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Reducing tricuspid valve regurgitation with a minimally invasive clip improves quality of life, study finds

human heart
Credit: Pixabay/CC0 Public Domain

A new device for relieving tricuspid valve regurgitation has concluded clinical trials, with researchers reporting increased quality-of-life surveys, reduced disease severity results, and safe patient outcomes. The condition affects tens of millions of people worldwide, and partly due to the age demographics of those most severely affected, there are few recommended treatments.

The device, TriClip, is a solution from Abbott Laboratories' structural heart therapies group to correct tricuspid heart backflow of blood due to the valve failing to close properly. This incomplete exchange between the heart's upper chamber and lower chamber can cause structural changes and damage the heart over time. The clip maintains the structural integrity of the valve, returning it to regular operation and preventing backflow.

In the unblinded trial, 350 patients with symptomatic severe tricuspid regurgitation were enrolled at 65 centers in the United States, Canada, and Europe. The mean age of the patients was 78 years, and 54.9% were women. Half were randomly assigned to receive the clip via a minimally invasive procedure administered through the femoral vein under general anesthesia. Nearly all patients who underwent the procedure were discharged from care within a day.

The half that did not have the procedure served as a control group. The study is considered unblinded as both patients and clinicians knew who had received the procedure. However, the resulting data was blinded before analysis by principal investigators not affiliated with Abbott.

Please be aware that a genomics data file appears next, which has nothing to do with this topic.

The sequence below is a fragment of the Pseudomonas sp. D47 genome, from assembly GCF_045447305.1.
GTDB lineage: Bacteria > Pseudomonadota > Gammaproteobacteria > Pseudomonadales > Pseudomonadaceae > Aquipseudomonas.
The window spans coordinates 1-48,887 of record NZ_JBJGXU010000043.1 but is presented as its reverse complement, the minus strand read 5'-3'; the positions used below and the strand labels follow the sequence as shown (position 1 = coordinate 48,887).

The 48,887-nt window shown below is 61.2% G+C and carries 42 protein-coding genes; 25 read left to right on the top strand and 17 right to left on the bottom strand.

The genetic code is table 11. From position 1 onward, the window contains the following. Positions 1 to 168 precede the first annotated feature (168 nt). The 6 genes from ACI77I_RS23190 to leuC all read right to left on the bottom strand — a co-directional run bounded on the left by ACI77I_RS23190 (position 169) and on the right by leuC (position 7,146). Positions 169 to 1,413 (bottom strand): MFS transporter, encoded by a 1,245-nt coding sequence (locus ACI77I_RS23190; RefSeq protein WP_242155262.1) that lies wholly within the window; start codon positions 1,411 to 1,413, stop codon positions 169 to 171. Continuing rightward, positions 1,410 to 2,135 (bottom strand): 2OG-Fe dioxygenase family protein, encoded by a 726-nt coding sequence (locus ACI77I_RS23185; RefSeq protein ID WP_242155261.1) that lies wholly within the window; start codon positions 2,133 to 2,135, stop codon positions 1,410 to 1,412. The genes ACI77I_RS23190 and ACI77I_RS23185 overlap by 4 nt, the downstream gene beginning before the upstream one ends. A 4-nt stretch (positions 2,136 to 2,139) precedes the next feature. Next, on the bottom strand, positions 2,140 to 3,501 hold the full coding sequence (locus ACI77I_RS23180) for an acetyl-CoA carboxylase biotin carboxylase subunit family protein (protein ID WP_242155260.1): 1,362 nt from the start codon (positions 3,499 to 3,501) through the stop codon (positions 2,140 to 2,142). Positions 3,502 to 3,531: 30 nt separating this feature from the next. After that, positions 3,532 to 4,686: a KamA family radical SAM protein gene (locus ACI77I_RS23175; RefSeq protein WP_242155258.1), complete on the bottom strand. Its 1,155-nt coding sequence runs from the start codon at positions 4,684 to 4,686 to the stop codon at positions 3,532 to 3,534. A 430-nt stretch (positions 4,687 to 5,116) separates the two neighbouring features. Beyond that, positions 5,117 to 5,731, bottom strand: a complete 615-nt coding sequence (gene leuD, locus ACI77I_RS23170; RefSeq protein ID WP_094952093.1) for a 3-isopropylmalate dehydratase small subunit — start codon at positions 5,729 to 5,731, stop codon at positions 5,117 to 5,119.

At the end of 1 year, TriClip recipients reported a significantly higher quality of life than the control group (+12.3 vs. +0.6). They showed dramatic reductions in the severity of their tricuspid valve regurgitation, with 37.7% reporting a change from a severe to moderate category and 49.7% moving from severe to trace or mild after 30 days.

Just 4.8% of those in the reported a reduction from severe to moderate. 98.3% who underwent the procedure were free from major adverse events at 30 days.

The registered clinical trial results have been published in The New England Journal of Medicine and presented at the American College of Cardiology conference.

Patients with tricuspid valve regurgitation often experience lower quality-of-life issues like fatigue, shortness of breath, irregular rhythms, and swelling of the abdomen, arms, and legs. In severe cases, and death can result.

Because of the mean age of the participants in the trail (78), it is unlikely any of them would have been recommended to undergo to attempt tricuspid valve repair. Having a minimally invasive alternative could give future clinicians an option where before there was none.

More information: Paul Sorajja et al, Transcatheter Repair for Patients with Tricuspid Regurgitation, New England Journal of Medicine (2023). DOI: 10.1056/NEJMoa2300525

Journal information: New England Journal of Medicine

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Citation: Reducing tricuspid valve regurgitation with a minimally invasive clip improves quality of life, study finds (2023, March 6) retrieved 30 May 2023 from
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